The specific learning aims and objectives of the workshops were developed and agreed by the Steering Group, and are presented in Table 1. Key objectives included helping trainees to maintain a sense of authenticity whilst doing the same thing (i.e. breaking bad news) over and over again, develop their coping skills, and manage the balance of professionalism and developing a positive patient relationship. While the aims and objectives were the same for each workshop, the exact content of each workshop differed somewhat each time, as trainees differed in terms of their experiences and inputs/level of interaction, and facilitators also evolved after engaging in and reflecting on each workshop.
Through the use of applied drama techniques, the emotional experiences of stillbirth were explored with trainees through a number of writing, acting, movement and reflective activities (see Box 2). Trainees engaged in kinaesthetic learning with the facilitators, reconnecting them with their bodies and emotional memories. Silence, presence and authenticity were emphasised throughout; trainees were also encouraged to use other ways to communicate than the spoken word as ‘words can go hollow’. As such, the workshops did not ‘teach acting’, rather the focus was on building and fostering empathy, amongst other skills.
Box 2. Workshop activities.
With added mindfulness to tease out the layers of communication in the doctor/patient relationship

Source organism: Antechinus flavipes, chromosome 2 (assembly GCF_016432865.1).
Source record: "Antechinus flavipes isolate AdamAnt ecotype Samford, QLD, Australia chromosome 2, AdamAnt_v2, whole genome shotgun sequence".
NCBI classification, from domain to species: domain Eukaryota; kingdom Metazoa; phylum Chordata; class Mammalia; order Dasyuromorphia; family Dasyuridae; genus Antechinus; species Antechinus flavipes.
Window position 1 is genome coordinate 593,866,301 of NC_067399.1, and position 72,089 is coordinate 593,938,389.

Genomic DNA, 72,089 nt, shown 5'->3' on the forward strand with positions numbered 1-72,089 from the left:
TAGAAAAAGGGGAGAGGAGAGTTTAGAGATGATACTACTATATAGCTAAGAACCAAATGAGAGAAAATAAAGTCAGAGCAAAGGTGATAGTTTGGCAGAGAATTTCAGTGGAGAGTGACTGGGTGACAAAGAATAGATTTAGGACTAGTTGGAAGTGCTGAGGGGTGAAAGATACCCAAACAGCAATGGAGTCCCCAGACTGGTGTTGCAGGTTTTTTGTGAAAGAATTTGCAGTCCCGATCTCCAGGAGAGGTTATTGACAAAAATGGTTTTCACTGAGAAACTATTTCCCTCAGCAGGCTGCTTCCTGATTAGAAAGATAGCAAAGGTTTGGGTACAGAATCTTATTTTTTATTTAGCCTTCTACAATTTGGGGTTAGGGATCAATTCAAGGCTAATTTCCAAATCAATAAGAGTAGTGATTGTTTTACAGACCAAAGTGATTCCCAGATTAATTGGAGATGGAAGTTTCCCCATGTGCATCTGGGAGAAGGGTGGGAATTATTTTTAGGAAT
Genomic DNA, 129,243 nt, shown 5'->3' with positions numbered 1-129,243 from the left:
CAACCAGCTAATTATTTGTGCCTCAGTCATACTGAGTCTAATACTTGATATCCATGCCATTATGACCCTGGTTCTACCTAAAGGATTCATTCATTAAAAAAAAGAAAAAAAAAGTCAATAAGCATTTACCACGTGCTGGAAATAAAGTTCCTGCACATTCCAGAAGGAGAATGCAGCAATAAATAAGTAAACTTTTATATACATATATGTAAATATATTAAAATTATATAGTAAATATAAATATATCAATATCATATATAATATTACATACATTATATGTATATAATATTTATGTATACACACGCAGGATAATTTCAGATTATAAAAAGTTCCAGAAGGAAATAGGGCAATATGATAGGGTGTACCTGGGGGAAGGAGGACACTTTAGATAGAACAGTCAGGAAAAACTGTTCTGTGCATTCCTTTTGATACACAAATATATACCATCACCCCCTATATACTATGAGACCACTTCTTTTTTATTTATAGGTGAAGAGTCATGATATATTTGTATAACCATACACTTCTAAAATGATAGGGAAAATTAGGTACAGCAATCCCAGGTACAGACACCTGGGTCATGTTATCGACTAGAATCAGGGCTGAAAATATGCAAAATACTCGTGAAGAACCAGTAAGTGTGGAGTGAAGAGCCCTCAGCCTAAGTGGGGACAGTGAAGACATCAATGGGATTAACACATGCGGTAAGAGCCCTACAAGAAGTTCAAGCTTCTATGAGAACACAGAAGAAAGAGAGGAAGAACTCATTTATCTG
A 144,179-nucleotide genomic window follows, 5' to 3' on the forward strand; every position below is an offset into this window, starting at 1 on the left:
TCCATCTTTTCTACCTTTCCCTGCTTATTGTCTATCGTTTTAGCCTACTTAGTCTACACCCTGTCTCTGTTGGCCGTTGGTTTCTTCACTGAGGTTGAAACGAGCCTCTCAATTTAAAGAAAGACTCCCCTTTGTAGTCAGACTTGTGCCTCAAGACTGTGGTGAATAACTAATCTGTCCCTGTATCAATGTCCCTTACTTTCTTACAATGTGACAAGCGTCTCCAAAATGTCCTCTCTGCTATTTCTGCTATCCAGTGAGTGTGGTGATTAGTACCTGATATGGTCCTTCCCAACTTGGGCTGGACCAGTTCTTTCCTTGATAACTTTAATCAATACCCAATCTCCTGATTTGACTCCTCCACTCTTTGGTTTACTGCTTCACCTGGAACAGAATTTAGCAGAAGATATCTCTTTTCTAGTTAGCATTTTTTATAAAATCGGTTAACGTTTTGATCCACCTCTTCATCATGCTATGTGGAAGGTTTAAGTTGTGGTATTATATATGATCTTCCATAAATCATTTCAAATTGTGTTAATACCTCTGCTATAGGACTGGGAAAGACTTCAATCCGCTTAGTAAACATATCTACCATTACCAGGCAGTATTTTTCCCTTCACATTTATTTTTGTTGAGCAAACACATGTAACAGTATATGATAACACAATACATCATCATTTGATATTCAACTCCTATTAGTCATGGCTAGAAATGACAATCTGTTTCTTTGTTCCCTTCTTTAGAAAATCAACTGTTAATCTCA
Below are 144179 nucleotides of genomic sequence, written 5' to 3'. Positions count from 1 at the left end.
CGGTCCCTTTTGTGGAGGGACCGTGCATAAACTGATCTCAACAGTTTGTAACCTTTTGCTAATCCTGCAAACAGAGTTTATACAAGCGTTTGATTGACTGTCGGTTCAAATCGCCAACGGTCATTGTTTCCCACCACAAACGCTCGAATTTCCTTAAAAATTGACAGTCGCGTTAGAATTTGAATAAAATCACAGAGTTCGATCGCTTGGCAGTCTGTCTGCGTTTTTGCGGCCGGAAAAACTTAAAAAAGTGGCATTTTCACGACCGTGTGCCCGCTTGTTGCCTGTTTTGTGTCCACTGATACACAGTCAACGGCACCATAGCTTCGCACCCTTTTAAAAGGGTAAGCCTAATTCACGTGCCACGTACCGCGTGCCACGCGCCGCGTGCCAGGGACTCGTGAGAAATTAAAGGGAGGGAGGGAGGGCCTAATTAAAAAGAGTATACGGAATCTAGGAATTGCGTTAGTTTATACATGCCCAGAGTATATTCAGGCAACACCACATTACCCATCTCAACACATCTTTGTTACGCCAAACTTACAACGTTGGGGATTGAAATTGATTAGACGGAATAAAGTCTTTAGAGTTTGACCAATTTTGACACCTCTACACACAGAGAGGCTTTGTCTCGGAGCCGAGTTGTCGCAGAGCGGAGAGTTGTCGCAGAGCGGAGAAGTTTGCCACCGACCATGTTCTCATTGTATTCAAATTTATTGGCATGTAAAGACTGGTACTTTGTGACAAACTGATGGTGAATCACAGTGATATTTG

Contemplating quotations from actual patients to explore empathy, the same way an actor would approach a text
Thought shadowing where you make a freeze frame of a moment in a therapeutic encounter and then have the trainees voice the thoughts and feelings going through their heads
Creating short scenes whose theatricality is emphasised using various prompts which add a layer of artificiality so that the form enhances the emotional content
Rigour and repetition
Recreating the rehearsal room to create an objectivity about difficult content while building the resilience to keep ‘meeting’ that content emotionally
The morning sessions focused on the lived experience of bereaved parents, while the afternoon sessions focused on the clinician, investigating who they are and what their role is. Trainees were briefed at the outset of each workshop about the nature of the workshops and the potential for distress. They were reassured that it was fine to leave the space for a time if a particular activity was upsetting for them, and to seek any necessary supports. On a few occasions, trainees approached facilitators on breaks to say they might find the material upsetting. In these cases, the facilitators reiterated that it was fine to take breaks and/or leave the room to allow space for their responses. See Table 2 for a full workshop programme.
Each workshop had a maximum of fourteen places, with a minimum of six trainees to facilitate group activities, and was six hours in duration. Five workshops were held between January and May 2018, one each month. Workshops were facilitated by JM and PK, their combined experience bringing trainees, initially uncomfortable with the idea of drama and performance, to the creation of full scenes by the end of a seven-hour day in an artistic atmosphere that was at once productive, creative, and supportive .
All those on training schemes in Obstetrics and Gynaecology within the RCPI between January and May 2018 (n = 74) were invited, by direct email, to attend a workshop and participate in the evaluation. Participation was also encouraged by the National Specialty Director. It should be noted that although these were pilot workshops, they were included as a mandatory component of the RCPI’s core Higher Specialist Trainee Obstetrics and Gynaecology curriculum .